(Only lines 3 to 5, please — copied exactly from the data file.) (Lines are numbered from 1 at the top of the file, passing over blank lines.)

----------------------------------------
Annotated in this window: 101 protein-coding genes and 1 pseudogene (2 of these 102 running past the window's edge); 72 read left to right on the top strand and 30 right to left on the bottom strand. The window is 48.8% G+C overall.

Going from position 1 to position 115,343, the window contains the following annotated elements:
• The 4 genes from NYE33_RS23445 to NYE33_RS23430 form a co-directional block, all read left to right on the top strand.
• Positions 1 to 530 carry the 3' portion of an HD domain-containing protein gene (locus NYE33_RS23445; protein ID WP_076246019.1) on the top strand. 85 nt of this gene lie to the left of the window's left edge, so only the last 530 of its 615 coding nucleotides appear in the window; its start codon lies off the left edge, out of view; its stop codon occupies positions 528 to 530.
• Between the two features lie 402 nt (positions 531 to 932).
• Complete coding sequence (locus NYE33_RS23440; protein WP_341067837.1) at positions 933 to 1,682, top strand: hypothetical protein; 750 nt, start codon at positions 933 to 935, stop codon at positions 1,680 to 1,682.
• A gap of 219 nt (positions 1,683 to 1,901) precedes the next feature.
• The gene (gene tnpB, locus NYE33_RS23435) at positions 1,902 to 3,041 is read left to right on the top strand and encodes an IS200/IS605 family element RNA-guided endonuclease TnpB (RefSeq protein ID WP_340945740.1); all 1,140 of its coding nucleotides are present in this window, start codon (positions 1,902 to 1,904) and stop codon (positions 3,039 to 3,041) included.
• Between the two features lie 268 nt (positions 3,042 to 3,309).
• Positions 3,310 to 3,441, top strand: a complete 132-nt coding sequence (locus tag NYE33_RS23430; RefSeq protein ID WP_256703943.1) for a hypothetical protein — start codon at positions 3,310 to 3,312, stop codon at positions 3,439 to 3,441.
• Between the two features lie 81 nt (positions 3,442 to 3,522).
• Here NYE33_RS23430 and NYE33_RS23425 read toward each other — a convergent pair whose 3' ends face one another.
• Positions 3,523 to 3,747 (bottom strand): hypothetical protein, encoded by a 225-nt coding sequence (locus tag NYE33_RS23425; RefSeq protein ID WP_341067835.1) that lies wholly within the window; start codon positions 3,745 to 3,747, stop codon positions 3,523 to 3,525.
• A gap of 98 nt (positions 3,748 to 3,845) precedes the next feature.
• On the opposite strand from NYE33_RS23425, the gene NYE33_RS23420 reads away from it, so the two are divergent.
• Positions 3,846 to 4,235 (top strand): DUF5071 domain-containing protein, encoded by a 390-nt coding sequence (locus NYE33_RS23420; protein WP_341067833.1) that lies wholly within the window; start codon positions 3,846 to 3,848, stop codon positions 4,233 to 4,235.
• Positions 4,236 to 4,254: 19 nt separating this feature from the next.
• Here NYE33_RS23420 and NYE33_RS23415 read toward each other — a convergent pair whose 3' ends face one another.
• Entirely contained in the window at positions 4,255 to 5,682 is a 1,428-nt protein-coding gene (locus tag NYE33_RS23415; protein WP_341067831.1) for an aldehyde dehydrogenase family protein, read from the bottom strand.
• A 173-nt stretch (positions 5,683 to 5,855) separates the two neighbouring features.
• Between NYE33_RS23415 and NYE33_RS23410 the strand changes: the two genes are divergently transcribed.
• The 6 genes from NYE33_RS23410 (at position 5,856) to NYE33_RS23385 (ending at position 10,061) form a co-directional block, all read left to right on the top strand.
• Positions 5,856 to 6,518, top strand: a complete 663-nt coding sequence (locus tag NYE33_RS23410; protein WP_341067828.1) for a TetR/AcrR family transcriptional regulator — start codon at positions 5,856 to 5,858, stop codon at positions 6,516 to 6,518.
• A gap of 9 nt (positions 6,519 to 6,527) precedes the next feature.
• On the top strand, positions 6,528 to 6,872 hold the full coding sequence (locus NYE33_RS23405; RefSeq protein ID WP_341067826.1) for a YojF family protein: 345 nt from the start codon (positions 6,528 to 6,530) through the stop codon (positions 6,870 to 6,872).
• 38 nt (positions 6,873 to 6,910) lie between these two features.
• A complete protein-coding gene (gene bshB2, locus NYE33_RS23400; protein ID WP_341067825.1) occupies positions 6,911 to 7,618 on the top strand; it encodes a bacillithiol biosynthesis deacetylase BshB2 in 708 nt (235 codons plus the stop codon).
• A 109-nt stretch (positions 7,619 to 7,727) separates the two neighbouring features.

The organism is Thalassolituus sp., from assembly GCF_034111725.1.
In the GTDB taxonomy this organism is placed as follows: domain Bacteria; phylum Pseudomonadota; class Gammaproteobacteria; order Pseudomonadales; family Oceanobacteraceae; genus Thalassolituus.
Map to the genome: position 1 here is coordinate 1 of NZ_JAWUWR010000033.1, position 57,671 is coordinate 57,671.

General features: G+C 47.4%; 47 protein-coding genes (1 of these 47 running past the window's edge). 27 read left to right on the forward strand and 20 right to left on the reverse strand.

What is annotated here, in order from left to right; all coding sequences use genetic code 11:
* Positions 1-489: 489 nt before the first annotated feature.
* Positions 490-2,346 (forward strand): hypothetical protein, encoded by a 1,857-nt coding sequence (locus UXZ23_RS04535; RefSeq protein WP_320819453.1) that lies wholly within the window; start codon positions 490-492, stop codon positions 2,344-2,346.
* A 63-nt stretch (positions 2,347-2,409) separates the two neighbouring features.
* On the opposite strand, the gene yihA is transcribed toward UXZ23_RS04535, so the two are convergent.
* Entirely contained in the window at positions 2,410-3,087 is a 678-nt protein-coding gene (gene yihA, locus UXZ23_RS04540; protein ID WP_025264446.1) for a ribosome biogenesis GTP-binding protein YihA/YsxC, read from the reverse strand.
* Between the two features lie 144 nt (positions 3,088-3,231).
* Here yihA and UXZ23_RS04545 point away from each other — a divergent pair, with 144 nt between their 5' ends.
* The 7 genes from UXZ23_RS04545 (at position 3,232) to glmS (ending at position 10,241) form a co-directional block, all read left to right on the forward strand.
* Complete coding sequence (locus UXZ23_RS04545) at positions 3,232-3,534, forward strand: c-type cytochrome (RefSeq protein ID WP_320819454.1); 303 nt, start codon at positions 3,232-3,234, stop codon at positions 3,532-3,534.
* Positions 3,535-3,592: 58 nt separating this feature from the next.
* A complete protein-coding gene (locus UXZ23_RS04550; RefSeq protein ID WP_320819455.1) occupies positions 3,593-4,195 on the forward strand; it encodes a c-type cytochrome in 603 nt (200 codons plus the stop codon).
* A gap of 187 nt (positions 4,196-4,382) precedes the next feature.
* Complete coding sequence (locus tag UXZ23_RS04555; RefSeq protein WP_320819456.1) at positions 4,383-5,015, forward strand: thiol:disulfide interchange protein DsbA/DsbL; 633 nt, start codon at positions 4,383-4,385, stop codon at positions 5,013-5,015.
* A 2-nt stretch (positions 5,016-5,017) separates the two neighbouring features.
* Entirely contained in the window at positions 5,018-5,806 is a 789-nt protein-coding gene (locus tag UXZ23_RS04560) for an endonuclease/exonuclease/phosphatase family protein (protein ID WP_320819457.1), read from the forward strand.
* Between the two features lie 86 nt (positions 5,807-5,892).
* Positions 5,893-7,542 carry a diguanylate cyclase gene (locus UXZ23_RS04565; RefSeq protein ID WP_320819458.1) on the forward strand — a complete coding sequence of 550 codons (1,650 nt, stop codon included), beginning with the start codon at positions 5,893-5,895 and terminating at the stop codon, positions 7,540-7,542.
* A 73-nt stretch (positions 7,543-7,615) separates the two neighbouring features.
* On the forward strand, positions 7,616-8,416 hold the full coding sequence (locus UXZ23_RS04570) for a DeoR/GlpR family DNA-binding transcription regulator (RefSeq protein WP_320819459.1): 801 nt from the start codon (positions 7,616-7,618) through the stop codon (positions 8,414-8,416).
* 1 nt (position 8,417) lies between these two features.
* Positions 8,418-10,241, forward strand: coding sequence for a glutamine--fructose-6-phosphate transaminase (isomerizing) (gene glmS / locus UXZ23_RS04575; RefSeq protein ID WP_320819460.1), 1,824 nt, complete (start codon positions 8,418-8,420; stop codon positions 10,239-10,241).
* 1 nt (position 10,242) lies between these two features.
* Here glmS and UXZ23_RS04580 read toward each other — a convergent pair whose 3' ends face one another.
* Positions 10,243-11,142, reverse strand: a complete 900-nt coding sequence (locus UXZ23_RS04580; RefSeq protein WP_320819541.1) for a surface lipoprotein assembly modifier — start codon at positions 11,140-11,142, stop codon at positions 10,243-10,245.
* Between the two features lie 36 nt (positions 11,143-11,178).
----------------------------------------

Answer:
• The 4 genes from NYE33_RS23445 to NYE33_RS23430 form a co-directional block, all read left to right on the top strand.
• Positions 1 to 530 carry the 3' portion of an HD domain-containing protein gene (locus NYE33_RS23445; protein ID WP_076246019.1) on the top strand. 85 nt of this gene lie to the left of the window's left edge, so only the last 530 of its 615 coding nucleotides appear in the window; its start codon lies off the left edge, out of view; its stop codon occupies positions 528 to 530.
• Between the two features lie 402 nt (positions 531 to 932).